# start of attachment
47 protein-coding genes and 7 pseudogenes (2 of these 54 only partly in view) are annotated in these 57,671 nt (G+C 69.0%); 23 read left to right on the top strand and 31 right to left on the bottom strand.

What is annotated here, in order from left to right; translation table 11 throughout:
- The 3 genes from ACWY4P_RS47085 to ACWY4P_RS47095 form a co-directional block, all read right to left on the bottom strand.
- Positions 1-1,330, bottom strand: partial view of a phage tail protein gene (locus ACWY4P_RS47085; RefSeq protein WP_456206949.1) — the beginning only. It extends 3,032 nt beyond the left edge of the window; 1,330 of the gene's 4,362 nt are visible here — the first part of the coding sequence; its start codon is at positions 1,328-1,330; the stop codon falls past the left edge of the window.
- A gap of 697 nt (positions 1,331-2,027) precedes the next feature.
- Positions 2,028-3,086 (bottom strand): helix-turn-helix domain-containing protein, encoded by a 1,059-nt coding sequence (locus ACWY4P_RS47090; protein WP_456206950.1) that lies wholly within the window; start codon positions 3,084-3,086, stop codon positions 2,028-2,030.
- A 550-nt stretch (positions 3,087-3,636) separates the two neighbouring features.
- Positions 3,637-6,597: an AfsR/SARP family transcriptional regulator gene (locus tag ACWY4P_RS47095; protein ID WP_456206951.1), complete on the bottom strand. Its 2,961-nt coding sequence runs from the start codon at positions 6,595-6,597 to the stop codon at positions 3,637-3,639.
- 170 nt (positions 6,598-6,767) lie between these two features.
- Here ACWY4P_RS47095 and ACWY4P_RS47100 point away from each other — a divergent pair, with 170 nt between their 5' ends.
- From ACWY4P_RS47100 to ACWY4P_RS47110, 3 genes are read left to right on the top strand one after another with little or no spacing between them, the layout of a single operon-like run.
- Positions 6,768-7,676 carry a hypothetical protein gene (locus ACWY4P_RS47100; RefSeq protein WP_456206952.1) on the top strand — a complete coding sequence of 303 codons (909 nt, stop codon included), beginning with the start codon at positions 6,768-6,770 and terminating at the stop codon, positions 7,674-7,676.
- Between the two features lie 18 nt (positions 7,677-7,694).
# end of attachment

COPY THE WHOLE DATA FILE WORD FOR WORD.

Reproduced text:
47 protein-coding genes and 7 pseudogenes (2 of these 54 only partly in view) are annotated in these 57,671 nt (G+C 69.0%); 23 read left to right on the top strand and 31 right to left on the bottom strand.

What is annotated here, in order from left to right; translation table 11 throughout:
- The 3 genes from ACWY4P_RS47085 to ACWY4P_RS47095 form a co-directional block, all read right to left on the bottom strand.
- Positions 1-1,330, bottom strand: partial view of a phage tail protein gene (locus ACWY4P_RS47085; RefSeq protein WP_456206949.1) — the beginning only. It extends 3,032 nt beyond the left edge of the window; 1,330 of the gene's 4,362 nt are visible here — the first part of the coding sequence; its start codon is at positions 1,328-1,330; the stop codon falls past the left edge of the window.
- A gap of 697 nt (positions 1,331-2,027) precedes the next feature.
- Positions 2,028-3,086 (bottom strand): helix-turn-helix domain-containing protein, encoded by a 1,059-nt coding sequence (locus ACWY4P_RS47090; protein WP_456206950.1) that lies wholly within the window; start codon positions 3,084-3,086, stop codon positions 2,028-2,030.
- A 550-nt stretch (positions 3,087-3,636) separates the two neighbouring features.
- Positions 3,637-6,597: an AfsR/SARP family transcriptional regulator gene (locus tag ACWY4P_RS47095; protein ID WP_456206951.1), complete on the bottom strand. Its 2,961-nt coding sequence runs from the start codon at positions 6,595-6,597 to the stop codon at positions 3,637-3,639.
- 170 nt (positions 6,598-6,767) lie between these two features.
- Here ACWY4P_RS47095 and ACWY4P_RS47100 point away from each other — a divergent pair, with 170 nt between their 5' ends.
- From ACWY4P_RS47100 to ACWY4P_RS47110, 3 genes are read left to right on the top strand one after another with little or no spacing between them, the layout of a single operon-like run.
- Positions 6,768-7,676 carry a hypothetical protein gene (locus ACWY4P_RS47100; RefSeq protein WP_456206952.1) on the top strand — a complete coding sequence of 303 codons (909 nt, stop codon included), beginning with the start codon at positions 6,768-6,770 and terminating at the stop codon, positions 7,674-7,676.
- Between the two features lie 18 nt (positions 7,677-7,694).